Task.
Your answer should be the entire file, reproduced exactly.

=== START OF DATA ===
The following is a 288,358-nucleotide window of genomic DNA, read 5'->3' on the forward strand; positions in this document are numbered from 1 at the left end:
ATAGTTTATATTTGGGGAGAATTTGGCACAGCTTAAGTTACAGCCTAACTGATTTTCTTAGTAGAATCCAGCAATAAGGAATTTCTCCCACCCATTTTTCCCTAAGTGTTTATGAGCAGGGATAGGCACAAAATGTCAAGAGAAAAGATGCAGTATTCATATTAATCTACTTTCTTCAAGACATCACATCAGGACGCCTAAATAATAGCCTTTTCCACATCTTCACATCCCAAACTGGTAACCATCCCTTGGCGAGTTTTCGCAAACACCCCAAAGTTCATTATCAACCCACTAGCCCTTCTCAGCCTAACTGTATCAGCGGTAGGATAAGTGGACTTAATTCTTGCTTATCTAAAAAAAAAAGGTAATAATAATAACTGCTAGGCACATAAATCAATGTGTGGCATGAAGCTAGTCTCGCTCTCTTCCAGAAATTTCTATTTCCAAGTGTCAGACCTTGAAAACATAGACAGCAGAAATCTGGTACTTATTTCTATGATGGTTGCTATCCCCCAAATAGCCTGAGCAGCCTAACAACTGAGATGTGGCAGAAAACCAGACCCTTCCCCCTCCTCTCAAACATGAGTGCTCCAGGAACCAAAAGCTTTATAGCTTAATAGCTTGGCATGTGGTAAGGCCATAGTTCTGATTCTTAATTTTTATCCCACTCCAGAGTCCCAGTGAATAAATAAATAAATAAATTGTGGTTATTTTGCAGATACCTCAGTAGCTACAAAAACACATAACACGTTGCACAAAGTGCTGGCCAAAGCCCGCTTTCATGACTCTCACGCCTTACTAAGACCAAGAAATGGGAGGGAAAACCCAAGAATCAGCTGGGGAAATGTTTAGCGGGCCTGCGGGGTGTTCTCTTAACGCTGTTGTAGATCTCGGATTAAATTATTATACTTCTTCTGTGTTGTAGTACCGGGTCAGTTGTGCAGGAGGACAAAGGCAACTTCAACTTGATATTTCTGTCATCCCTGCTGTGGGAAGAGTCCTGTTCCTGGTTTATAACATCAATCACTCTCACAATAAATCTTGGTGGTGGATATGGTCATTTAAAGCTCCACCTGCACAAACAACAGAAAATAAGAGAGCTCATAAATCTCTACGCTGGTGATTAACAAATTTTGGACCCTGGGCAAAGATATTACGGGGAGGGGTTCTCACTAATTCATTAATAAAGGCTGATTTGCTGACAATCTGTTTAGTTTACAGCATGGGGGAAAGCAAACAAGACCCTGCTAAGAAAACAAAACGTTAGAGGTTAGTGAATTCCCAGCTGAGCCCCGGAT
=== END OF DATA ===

The following is a 288,358-nucleotide window of genomic DNA, read 5'->3' on the forward strand; positions in this document are numbered from 1 at the left end:
ATAGTTTATATTTGGGGAGAATTTGGCACAGCTTAAGTTACAGCCTAACTGATTTTCTTAGTAGAATCCAGCAATAAGGAATTTCTCCCACCCATTTTTCCCTAAGTGTTTATGAGCAGGGATAGGCACAAAATGTCAAGAGAAAAGATGCAGTATTCATATTAATCTACTTTCTTCAAGACATCACATCAGGACGCCTAAATAATAGCCTTTTCCACATCTTCACATCCCAAACTGGTAACCATCCCTTGGCGAGTTTTCGCAAACACCCCAAAGTTCATTATCAACCCACTAGCCCTTCTCAGCCTAACTGTATCAGCGGTAGGATAAGTGGACTTAATTCTTGCTTATCTAAAAAAAAAAGGTAATAATAATAACTGCTAGGCACATAAATCAATGTGTGGCATGAAGCTAGTCTCGCTCTCTTCCAGAAATTTCTATTTCCAAGTGTCAGACCTTGAAAACATAGACAGCAGAAATCTGGTACTTATTTCTATGATGGTTGCTATCCCCCAAATAGCCTGAGCAGCCTAACAACTGAGATGTGGCAGAAAACCAGACCCTTCCCCCTCCTCTCAAACATGAGTGCTCCAGGAACCAAAAGCTTTATAGCTTAATAGCTTGGCATGTGGTAAGGCCATAGTTCTGATTCTTAATTTTTATCCCACTCCAGAGTCCCAGTGAATAAATAAATAAATAAATTGTGGTTATTTTGCAGATACCTCAGTAGCTACAAAAACACATAACACGTTGCACAAAGTGCTGGCCAAAGCCCGCTTTCATGACTCTCACGCCTTACTAAGACCAAGAAATGGGAGGGAAAACCCAAGAATCAGCTGGGGAAATGTTTAGCGGGCCTGCGGGGTGTTCTCTTAACGCTGTTGTAGATCTCGGATTAAATTATTATACTTCTTCTGTGTTGTAGTACCGGGTCAGTTGTGCAGGAGGACAAAGGCAACTTCAACTTGATATTTCTGTCATCCCTGCTGTGGGAAGAGTCCTGTTCCTGGTTTATAACATCAATCACTCTCACAATAAATCTTGGTGGTGGATATGGTCATTTAAAGCTCCACCTGCACAAACAACAGAAAATAAGAGAGCTCATAAATCTCTACGCTGGTGATTAACAAATTTTGGACCCTGGGCAAAGATATTACGGGGAGGGGTTCTCACTAATTCATTAATAAAGGCTGATTTGCTGACAATCTGTTTAGTTTACAGCATGGGGGAAAGCAAACAAGACCCTGCTAAGAAAACAAAACGTTAGAGGTTAGTGAATTCCCAGCTGAGCCCCGGAT